There's been a philosophical battle of sorts going through my mind for much of this year. It may be partially to blame for the lack of posts or any creative output for that matter. Its the question of intoxication and what exactly the pros and cons of it are. Anyone who reads this blog regularly knows I often talk of the benefits of silence and meditation and searching for truth – and those are big parts of my life. However, another large part of my existence is my social life. I have a wonderful assortment of friends and trusted companions who I share this journey with. However I began to notice something – apart from a few rare exceptions, the majority of those relationship center around drinking – or at the very least the only time in which the relationships are experienced is in an environment where drinking is occurring.
I lived in Portland, Oregon for nearly a decade. It is beervana... more microbreweries than any other city in the world, and thus you did everything at a bar. Birthdays, networking events, Wednesdays... I even voted from the bar (Oregon has mail-in ballots). With that culture came a healthy attitude towards IPAs and tolerance (both in capacity and acceptance) for having five or more pints in a sitting and having those sessions multiple times a week.
You are, as they say, the average of the folks you spend the most time with – and most of my friends thus shared a similar lifestyle to mine. I worked for myself with my own business where I could make my own hours. Friends that didn't share in that lifestyle would join in on Fridays, but in general there was a community of folks that made this casual alcoholism seem commonplace. As I could never be late for work, or fired for performance — and didn't even own a car for the majority of my time in Portland — the consequences of that lifestyle through my late 20s and 30s was pretty minimal... or so I thought.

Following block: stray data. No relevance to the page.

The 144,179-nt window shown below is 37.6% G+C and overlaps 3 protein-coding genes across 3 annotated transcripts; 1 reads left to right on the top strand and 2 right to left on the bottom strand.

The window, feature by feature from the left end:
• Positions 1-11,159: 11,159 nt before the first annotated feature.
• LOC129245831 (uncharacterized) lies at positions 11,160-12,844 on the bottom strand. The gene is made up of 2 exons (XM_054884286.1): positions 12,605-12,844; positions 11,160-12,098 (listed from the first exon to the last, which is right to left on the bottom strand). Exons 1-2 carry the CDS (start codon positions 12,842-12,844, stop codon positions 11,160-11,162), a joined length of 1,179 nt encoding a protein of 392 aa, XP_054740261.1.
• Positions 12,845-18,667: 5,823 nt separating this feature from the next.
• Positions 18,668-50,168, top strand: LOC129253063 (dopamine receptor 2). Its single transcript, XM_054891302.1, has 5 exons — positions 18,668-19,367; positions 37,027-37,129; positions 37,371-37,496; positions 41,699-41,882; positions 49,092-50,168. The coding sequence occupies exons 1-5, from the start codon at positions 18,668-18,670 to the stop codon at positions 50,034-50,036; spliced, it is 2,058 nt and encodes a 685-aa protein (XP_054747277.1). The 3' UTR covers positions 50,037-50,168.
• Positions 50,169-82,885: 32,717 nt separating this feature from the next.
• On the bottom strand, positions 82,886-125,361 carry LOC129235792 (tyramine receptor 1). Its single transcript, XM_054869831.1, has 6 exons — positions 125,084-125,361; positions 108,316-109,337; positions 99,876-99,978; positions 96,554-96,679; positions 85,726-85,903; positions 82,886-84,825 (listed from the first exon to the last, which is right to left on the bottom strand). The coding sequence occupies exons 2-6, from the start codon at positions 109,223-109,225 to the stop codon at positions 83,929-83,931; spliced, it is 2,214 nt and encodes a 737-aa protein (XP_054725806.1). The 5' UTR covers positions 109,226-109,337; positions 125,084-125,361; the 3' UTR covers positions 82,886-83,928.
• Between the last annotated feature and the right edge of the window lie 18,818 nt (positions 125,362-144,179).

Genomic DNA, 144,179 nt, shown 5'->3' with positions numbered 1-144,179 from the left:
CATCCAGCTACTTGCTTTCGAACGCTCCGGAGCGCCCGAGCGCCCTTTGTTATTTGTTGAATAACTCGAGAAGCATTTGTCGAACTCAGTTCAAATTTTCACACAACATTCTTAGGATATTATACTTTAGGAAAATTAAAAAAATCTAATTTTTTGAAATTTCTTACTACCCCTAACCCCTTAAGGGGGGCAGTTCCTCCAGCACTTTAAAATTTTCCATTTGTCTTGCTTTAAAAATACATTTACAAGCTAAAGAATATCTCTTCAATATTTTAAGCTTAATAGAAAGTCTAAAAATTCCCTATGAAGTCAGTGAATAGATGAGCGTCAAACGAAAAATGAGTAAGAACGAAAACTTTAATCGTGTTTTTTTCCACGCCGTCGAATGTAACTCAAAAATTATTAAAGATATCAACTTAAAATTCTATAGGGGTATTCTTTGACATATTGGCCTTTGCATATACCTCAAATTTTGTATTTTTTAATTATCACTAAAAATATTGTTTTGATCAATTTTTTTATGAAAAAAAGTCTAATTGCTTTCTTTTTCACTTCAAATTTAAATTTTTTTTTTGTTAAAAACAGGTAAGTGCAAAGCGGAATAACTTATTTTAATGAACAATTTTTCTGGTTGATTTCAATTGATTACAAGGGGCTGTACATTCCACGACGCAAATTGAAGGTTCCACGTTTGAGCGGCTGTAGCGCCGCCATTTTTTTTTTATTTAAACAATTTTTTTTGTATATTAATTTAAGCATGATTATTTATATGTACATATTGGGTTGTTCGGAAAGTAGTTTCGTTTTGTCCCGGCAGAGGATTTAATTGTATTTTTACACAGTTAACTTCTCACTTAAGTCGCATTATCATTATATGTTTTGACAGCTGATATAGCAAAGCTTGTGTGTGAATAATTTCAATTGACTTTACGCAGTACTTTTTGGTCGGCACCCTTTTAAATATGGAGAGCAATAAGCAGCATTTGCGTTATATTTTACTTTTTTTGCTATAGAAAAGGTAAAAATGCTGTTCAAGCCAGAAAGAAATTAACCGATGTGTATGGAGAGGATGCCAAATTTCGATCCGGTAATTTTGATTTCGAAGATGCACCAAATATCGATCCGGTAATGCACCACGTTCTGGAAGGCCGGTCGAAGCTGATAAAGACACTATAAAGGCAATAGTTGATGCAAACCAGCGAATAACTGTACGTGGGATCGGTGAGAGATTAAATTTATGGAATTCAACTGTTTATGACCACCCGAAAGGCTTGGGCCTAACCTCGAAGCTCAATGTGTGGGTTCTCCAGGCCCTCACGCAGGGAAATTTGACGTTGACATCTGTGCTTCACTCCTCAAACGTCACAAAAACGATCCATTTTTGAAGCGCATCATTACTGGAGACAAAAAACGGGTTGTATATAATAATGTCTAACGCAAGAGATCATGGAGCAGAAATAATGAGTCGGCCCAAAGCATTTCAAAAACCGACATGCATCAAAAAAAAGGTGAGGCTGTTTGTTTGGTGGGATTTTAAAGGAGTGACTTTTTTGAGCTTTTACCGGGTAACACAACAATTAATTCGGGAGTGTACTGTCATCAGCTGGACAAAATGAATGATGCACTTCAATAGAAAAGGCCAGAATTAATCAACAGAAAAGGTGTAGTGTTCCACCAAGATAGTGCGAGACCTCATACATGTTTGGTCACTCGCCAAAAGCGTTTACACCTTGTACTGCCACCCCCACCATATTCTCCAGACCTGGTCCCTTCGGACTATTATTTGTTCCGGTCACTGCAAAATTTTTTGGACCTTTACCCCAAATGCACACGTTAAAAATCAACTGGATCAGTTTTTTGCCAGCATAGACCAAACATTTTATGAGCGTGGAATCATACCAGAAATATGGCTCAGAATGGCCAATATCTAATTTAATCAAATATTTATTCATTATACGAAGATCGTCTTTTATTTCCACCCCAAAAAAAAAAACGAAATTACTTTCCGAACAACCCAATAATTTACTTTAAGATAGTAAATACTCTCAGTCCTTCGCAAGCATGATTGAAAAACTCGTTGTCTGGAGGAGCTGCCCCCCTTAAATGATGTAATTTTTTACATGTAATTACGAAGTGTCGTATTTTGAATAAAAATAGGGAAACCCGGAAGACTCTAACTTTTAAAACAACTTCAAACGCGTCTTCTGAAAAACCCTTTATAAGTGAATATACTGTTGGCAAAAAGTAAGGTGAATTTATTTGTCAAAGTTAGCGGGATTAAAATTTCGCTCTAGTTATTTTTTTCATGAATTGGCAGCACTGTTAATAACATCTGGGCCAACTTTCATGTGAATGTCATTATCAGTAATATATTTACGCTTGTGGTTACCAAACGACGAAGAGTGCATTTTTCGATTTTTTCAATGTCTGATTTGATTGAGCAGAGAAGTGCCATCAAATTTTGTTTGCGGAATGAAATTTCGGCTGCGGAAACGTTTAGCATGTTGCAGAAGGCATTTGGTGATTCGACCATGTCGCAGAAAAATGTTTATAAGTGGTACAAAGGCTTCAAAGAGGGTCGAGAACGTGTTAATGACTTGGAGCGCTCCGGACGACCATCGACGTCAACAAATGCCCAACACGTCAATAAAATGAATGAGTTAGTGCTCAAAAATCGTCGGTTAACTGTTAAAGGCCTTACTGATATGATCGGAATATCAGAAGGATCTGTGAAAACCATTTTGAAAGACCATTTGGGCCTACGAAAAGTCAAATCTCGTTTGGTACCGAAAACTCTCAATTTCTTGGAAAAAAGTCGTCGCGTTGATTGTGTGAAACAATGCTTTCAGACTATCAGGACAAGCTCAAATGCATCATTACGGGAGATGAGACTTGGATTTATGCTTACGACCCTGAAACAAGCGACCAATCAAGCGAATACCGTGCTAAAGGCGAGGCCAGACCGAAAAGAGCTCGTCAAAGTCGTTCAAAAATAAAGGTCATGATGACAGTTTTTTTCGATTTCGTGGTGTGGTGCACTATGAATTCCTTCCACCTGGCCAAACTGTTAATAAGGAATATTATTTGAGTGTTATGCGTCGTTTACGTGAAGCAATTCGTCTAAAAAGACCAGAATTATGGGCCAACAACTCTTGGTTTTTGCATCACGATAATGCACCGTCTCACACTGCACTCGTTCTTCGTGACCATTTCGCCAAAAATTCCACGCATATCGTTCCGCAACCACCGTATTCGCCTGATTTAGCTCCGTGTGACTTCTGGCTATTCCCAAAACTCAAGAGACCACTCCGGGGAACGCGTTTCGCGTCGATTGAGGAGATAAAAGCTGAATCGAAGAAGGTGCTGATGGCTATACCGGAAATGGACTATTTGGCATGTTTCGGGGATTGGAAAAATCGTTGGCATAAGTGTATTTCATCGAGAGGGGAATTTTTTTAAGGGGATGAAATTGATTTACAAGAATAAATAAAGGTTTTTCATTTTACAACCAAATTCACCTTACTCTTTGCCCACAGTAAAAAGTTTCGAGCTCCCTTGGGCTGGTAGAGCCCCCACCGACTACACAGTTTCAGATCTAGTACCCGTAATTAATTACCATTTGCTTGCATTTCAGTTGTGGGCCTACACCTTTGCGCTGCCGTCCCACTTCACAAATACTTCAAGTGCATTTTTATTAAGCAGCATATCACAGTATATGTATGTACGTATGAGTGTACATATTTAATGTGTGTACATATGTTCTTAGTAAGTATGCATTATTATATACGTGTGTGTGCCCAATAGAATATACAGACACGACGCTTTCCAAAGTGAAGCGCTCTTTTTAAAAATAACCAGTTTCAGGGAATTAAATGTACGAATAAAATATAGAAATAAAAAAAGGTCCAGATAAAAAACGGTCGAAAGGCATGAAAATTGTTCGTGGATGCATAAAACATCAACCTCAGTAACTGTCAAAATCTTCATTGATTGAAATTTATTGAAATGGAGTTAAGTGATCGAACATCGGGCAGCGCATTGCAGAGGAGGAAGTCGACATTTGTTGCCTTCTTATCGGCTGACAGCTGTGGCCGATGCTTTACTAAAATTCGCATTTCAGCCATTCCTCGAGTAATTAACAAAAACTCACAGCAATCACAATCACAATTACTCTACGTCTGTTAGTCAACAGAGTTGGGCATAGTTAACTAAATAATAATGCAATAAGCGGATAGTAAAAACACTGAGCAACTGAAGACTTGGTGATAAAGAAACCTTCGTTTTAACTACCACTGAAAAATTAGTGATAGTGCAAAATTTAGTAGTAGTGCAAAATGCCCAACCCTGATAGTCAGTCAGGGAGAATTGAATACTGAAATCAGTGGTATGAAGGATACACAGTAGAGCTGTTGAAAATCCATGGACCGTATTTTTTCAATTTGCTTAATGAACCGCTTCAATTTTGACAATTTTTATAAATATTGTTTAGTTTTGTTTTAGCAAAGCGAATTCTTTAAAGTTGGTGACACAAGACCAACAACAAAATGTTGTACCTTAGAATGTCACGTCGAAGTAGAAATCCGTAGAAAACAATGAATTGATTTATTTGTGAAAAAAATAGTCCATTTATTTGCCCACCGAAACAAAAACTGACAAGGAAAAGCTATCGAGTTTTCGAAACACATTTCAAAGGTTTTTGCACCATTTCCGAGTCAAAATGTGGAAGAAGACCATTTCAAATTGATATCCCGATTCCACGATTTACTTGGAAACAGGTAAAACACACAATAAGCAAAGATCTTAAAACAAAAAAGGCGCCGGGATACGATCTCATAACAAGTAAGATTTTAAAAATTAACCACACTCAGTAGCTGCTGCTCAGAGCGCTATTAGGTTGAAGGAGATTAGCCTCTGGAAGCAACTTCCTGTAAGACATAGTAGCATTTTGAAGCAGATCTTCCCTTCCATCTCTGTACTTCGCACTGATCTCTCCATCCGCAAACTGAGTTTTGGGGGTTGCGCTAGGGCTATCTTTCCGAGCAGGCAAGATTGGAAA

Which takes us back to the recent conundrum. Having moved to Maui three years ago my lifestyle hasn't changed much. While my options are far more limited and the number of friends to socialize dwindled when leaving a big city for a quiet island – I still managed to find great folks who just happen to enjoy cold pints. So after a brief hiatus upon arrival, many of my old habits returned. And it was great. Life on Maui has been spectacular to say the least. But that thought... that nagging thought.
And it goes something like this: There is a life far greater than the one I'm presently experiencing — available to me if I discover my true self.